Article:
Justice Is Served

June 5, 2010 12:14 AM

Wizard of Westwood: R.I.P., Coach Wooden


Coach John Wooden died last night. His passing saddens me.

Not that I ever met Wooden face to face, because I never did. Our paths never crossed during my 25-year career as a sports journalist. So what I know about the legendary UCLA coach comes mostly from media accounts of others or through the fables that have made Wooden such an iconic figure in college basketball.

Oh, I do have one of those stories, a story that tells as much about the man as anything else I can think of.

Andrew Hemminger, a soon-to-be grad of Bowling Green University at the time, had an idea for a book. Andrew and his best friend wanted to travel the country in an old Honda and interview big-name coaches about basketball. The list of coaches the two road warriors sought and got an audience with looked like the "Who's Who" of the coaching profession. From Tubby Smith to Coach K to Rick Pitino to Jim Calhoun to Tom Izzo, nearly every coach of significance -- aside from Bob Knight -- agreed to talk.

Andrew had on his list a dream coach he and his friend hoped to include in their book. They wanted John Wooden, who seemed unreachable. The coach was well into his 90s, his 10 NCAA titles and his UCLA days long behind him; they couldn't expect Wooden to free his schedule and turn 20 minutes of his day over to strangers, could they?

To be sure, theirs was a long shot, but so was getting an audience with the coaches they had already landed.

Nothing from nothing left nothing, so what the heck, they thought to themselves. They would go for it.

Through contacts Andrew had made along the way, he got Wooden's phone number and called the coach one day. Well, he was shocked that Wooden himself answered. He told Wooden what he was trying to do. Impressed, the coach invited the two strangers to his home. Three of them had a nice talk, and they were able to include Wooden, the catch of catches, in their book: Destination Basketball: A Once in A Lifetime Adventure to Meet the Best Coaches in College Hoops.

What coach would have invited two strangers into his home? Knight? Jim Boeheim? Bill Self? Dean Smith?

I doubt Wooden saw his hospitality as anything more than "a teachable moment" for a coach who'd spent his adult life teaching. He must have realized that the young men had a wonderful project, and he had not choice but to help them succeed.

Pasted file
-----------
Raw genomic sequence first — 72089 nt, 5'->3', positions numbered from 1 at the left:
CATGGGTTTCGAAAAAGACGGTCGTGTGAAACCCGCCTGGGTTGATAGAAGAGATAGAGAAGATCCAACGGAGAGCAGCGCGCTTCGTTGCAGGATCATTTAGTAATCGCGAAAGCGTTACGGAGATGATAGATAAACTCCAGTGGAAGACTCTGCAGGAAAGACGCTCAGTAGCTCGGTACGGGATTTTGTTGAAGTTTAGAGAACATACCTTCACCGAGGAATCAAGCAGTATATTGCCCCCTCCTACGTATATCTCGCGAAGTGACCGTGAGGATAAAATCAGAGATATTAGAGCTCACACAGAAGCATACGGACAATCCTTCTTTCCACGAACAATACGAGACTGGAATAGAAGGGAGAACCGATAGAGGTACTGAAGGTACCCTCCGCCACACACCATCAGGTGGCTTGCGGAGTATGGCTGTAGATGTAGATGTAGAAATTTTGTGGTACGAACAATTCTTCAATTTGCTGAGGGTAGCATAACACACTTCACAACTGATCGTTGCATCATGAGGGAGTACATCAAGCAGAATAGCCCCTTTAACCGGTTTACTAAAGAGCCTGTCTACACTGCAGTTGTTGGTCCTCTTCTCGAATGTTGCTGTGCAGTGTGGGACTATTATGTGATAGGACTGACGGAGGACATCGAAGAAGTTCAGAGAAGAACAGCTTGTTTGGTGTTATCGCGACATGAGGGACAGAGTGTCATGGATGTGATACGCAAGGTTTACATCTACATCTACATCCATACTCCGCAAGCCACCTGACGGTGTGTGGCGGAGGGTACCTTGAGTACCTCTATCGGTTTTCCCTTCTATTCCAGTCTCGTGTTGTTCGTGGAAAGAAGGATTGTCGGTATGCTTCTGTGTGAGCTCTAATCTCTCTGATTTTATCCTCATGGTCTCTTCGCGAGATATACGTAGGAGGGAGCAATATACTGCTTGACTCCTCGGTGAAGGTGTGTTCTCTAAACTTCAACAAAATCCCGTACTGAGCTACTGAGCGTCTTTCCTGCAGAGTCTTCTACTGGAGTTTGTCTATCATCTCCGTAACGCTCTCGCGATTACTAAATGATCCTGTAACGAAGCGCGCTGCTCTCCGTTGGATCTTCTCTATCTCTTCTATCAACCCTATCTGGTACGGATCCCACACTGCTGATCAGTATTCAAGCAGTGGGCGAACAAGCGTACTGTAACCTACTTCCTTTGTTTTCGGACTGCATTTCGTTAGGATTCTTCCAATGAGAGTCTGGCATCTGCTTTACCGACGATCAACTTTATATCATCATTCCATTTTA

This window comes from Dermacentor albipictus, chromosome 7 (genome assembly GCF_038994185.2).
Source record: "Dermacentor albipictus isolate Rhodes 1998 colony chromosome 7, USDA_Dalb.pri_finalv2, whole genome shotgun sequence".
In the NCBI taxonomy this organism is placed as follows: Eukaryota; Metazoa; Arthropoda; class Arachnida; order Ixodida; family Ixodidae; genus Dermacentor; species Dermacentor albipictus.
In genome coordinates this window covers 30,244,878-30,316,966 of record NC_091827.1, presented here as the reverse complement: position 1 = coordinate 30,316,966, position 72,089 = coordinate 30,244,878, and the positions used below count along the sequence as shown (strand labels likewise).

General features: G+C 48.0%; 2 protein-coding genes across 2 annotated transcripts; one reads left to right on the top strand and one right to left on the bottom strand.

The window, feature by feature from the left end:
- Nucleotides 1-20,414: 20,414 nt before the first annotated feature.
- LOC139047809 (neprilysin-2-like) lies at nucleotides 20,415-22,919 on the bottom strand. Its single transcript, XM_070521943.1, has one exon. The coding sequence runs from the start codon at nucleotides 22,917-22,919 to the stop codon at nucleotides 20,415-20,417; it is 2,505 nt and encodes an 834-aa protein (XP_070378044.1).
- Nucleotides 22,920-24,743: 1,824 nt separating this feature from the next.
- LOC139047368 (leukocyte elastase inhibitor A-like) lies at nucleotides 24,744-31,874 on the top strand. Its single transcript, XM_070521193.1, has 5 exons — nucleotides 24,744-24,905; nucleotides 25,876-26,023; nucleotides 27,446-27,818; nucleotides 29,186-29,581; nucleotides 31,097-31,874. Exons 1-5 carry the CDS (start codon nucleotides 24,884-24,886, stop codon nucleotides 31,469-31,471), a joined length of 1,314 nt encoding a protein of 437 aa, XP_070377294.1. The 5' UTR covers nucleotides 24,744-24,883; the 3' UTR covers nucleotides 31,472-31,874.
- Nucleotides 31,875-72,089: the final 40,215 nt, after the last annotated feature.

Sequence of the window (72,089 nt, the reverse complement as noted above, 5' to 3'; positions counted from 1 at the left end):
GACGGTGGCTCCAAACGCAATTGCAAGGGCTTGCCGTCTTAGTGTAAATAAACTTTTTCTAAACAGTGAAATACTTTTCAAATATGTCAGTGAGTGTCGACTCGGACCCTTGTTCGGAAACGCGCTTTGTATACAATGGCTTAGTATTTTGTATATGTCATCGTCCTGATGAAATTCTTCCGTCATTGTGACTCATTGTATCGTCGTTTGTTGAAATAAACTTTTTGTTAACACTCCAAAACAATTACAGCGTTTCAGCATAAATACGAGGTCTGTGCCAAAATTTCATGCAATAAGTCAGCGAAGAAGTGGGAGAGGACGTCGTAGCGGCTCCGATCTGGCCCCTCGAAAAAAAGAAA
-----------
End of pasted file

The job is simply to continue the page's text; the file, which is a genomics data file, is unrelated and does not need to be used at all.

Isn't that what he'd done throughout his career?

Basketball, which earned Wooden his 15 minutes of fame, was what brought college-aged men into his world. I understand that, but basketball wasn't what made men who came into his world stick around for the long run.

Under Wooden's influence, those men were shaped into citizens of the world. The coach made all of them better and more complete people.  

While it's conjecture on my part, I think if one of his players had to stamp a label on John Wooden, "coach" wouldn't be the player's first choice. Rather, that first choice would be a word like "teacher" or, perhaps, "mentor."

Both, however, fit Wooden like a pair of custom-made loafers.

But all of those good men - champions in life and in basketball like Bill Walton, Walt Hazzard and Kareem Abdul-Jabbar -- will be asked today to find words for their old coach, because others will want to know as much about the real Coach Wooden as they know about his myth. 

The myth can't possibly measure up to the reality.

Putting perspective to this reality will be what these men Wooden coached will be asked to talk about. People will want them to share those private moments that none of us were privy too.

We might be disappointed.

For we never earned the right to go much deeper into their relationship with Wooden, the "Wizard of Westwood." This is their time for reflection. This is their time to thank their old coach; this is their time to shed tears over his passing.

This is their time to mourn and to remember the lessons they learned from the best teacher of young men who ever lived. 

A Member Of